Ku-ring-gai Moving Forward On Community Net Zero Emissions

Solar power in Ku-ring-gai

Sydney’s Ku-ring-gai Council has a plan to transition to net zero emissions by 2040 for its own operations. Now it’s looking towards encouraging the entire community to do the same.

Ku-ring-gai Council is a local government area in Northern Sydney, home to more than 127,000 residents living in suburbs including Turramurra, Pymble and Lindfield. It’s also within the electorate of NSW Energy and Environment Minister Matt Kean, who is the Member for Hornsby.

Last year, Council approved an Action Plan providing the steps it will take to achieve net zero emissions and support the community in doing the same.

For its own operations, Council will:

  • Achieve net zero emissions by 2040 or earlier and a 50% reduction by 2030.
  • Achieve 100% renewable energy by 2030 at the latest and by 2025 if possible.
  • Achieve a 100% reduction in fleet emissions by 2040.

On the renewables side of things, Council has already made significant progress by installing solar panels at 10 of its sites:

  • Bridge Street Administration Building (Pymble) – 20kW
  • Suakin Street Depot (Pymble) – 100kW
  • Bancroft Art Centre (Roseville) – 12kW
  • Thomas Carlyle Childcare Centre (East Lindfield) – 19kW
  • North Turramurra Sewerage Treatment Plant – 41kW
  • Gordon Library – 52kW
  • Turramurra Library – 29kW
  • St Ives Library – 25kW
  • East Roseville Community centre – 16kW
  • Ku-ring-gai Fitness and Aquatic Centre (West Pymble) – 126kW

Added to all that is 30% of Council’s electricity is sourced from Moree Solar Farm in northern New South Wales. Among its other emissions reduction efforts are electric vehicle trials, LED lighting upgrades and solar hot water at ten community sites. Council says that since 2021, it has implemented more than 55 energy efficiency and renewable energy initiatives.

So, Ku-ring-gai Council is walking the talk – last year it had beaten its 2020 emissions reduction target (20% by 2020, relative to 2000 emissions) by September, reducing operational emissions by 24% and annual energy costs by around $200,000.

Getting The Community On Board For Net Zero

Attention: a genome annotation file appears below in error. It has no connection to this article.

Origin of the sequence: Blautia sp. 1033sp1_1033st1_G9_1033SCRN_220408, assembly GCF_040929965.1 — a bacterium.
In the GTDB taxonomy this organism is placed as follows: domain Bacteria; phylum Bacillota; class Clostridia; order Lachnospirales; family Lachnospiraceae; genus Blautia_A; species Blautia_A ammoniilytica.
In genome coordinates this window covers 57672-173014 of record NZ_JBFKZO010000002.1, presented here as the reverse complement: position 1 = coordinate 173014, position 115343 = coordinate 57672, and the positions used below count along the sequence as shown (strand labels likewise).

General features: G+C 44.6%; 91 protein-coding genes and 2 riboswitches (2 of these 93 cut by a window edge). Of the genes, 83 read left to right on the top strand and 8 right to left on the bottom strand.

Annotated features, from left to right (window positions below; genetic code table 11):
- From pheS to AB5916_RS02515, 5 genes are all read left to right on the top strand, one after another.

With a solid plan in place for its own path to net zero, Ku-ring-gai Council is turning its focus to the broader community.

“Our success in cutting Council’s emissions through energy efficiency and renewable energy has been an important step,” it states. “We now want to work with our residents, schools and businesses to help the whole community reach that goal.”

As a first step, it is surveying residents to determine the motivators for taking action on community emissions and the barriers that may be standing in the way.

One of the actions that would generate winners all round is of course rooftop solar power. According to the Australian PV Institute (APVI), approximately 5,360 systems have been installed in the local government area to date and APVI estimates around 14.6% of dwellings have panels; significantly less than the estimated NSW statewide figure of 25.8%.

There is plenty of rooftop real estate in the local government area that could be put to work as platforms for harvesting solar energy. The action plan notes local renewable energy generation potential for Ku-ring-gai is estimated at:

  • 410 MW of standalone residential solar PV generating 528 GWh per year
  • 70 MW of multi-residential solar PV generating 95 GWh per year
  • 53 MW of commercial solar PV generating 69 GWh per year

Total capacity installed as at the end of last year (APVI estimate) – just 29.5MW.

For many residents, installing solar wouldn’t just be a good way to slash their emissions, but also save a bundle of bucks on their electricity bills. For example, SQ’s solar calculator (using default settings) estimates simple payback on a 6.6kW system installation in Pymble is just 3 years, 8 months.

In addition to the national and still very generous solar rebate (in practice, an up-front discount), Council has previously offered its own rebate of up to $500 for installing solar under its Energy Smart initiative. This was funded by Ku-ring-gai Council’s Environmental Levy that supports around $3 million worth of environmental programs and works each year. But this offer has been temporarily closed for 2020/21 due to limited funds and an overwhelming response. The estimated simple payback period mentioned above doesn’t take into account the Council rebate.

About Michael Bloch

Michael caught the solar power bug after purchasing components to cobble together a small off-grid PV system in 2008. He's been reporting on Australian and international solar energy news ever since.

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